Defeated reformist candidate Mir Hossein Mousavi submitted a petition to the supreme leader to call for an investigation into elections results that the defeated candidates said showed 646 violations that saw incumbent Iranian President Mahmoud Ahmadinejad win by a landslide.
As Mousavi called for the formation of an unbiased committee whose mission would be to probe violations that took place before and during the election process the Islamic Republic's top legislative body, Guardians Council, agreed to meet election candidates on Saturday to discuss complaints.
Supreme Leader Ali Khamenei, who has the final say on all matters of state, said he was asking the Guardians Council, a 12-member body made up of jurists and clerics, to examine the complaints of irregularities.
But Mousavi's petition set a list of demands that the committee being formed should adhere to and called for non biased members of country's top governing bodies to be part of the committee.
Mousavi also laid out a list of issues he would like investigated including but not limited to the interference of the authorities in the elections, the abuse of power, the number of voters and vote buying.
Meanwhile Iran's Intelligence Ministry said it had uncovered a foreign-linked terrorist plot to plant bombs in mosques and other crowded places in Tehran during the June 12 presidential election.
State broadcaster IRIB quoted a ministry statement as saying several terrorist groups had been discovered, adding they were linked to Iran's foreign enemies, including Israel.
"Members of one of the uncovered networks were planning to plant bombs on election day at various crowded Tehran spots, including Ershad and Al-Nabi mosques," the statement said, referring to two prominent mosques in the capital.
It said this plot was uncovered on election day.
Meanwhile a Guardians Council spokesman, Abbasali Khadkhodai, told state television that one candidate had cited 390 violations, a second 160 and the third 96. He did not identify the candidate making each number of violations.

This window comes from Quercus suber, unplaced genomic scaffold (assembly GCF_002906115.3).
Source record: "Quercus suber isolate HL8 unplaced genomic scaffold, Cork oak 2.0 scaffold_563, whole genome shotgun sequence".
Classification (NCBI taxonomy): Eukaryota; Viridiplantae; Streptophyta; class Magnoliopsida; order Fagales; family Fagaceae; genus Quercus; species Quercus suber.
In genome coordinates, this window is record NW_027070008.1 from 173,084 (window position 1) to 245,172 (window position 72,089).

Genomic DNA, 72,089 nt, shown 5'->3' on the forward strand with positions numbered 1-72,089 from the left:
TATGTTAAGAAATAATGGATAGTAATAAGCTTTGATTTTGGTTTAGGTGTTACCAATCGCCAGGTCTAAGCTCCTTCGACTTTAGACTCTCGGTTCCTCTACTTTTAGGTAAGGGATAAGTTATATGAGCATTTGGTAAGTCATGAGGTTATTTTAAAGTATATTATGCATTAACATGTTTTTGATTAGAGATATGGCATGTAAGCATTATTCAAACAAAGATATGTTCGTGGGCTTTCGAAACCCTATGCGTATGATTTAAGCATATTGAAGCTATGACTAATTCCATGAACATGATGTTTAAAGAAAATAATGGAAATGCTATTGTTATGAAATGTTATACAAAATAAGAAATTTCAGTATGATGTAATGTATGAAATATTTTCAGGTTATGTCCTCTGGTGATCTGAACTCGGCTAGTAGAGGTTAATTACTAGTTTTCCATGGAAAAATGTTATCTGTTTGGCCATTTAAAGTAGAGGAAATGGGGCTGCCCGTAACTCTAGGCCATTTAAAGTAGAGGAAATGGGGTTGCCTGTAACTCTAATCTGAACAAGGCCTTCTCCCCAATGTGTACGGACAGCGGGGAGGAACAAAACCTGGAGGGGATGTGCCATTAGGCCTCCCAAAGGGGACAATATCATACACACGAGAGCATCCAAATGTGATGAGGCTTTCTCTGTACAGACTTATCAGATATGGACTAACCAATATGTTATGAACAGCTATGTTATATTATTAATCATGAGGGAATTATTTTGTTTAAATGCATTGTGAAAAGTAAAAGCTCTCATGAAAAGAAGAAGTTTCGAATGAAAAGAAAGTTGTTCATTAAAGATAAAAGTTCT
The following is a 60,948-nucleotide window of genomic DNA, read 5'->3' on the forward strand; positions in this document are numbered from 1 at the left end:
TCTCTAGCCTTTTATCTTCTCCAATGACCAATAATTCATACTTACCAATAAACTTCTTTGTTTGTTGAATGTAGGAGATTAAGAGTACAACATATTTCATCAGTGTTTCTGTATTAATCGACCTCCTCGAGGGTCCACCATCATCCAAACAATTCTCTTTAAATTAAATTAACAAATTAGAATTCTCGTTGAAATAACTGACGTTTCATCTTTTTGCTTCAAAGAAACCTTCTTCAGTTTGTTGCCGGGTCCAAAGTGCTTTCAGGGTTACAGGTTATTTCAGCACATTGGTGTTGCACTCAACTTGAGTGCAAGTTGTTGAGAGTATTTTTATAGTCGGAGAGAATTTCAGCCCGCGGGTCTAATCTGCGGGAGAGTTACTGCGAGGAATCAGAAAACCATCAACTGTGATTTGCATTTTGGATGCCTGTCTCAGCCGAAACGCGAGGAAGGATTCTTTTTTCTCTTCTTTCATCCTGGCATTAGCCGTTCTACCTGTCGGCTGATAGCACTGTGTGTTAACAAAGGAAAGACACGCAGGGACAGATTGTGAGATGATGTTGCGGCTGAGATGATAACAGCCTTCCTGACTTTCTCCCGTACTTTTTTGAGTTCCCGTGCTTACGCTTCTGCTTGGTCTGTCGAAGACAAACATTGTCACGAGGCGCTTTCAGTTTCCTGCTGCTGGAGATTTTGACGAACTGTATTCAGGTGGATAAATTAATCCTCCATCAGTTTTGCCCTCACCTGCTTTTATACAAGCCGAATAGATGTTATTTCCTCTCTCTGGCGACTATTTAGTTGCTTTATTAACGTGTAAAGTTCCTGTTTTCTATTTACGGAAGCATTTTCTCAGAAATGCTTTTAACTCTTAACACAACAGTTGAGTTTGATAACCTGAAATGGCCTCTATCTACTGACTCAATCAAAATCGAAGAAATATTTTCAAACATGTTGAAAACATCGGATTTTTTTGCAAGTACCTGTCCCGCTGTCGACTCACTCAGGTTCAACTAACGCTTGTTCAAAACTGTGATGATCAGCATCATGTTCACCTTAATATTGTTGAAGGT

The three defeated candidates include Mousavi, reformist former parliament speaker Mehdi Karroubi and the conservative former head of the elite Revolutionary Guards Mohsen Rezai.
Official results gave Ahmadinejad outright victory in the election without the need for any second round run-off.
Without revealing his identity, Khadkhodai said one of the candidates had cited 390 violations of which 51 cases were of ballot paper shortages or of delays in delivering them to the polling stations.
Also on Thursday, Iran's top clerical body, the Assembly of Experts, hailed the mass turnout in the June 12 presidential election but stayed silent on the disputed results.
"We congratulate the excited, epic-making and alert presence of 85 percent of the revolutionary people in the June 12 election, which was a display of the Islamic republic's greatness and dignity throughout the world," it said in a statement read out on state television.
The 86-strong body is headed by influential cleric and former president Akbar Hashemi Rafsanjani, who was the target of mudslinging during the campaign by Ahmadinejad.
The Assembly of Experts blamed the "enemy" for creating "unrest and riots," which have been labeled as the worst show of government disapproval since the 1979 revolution that ousted the U.S.-backed Shah.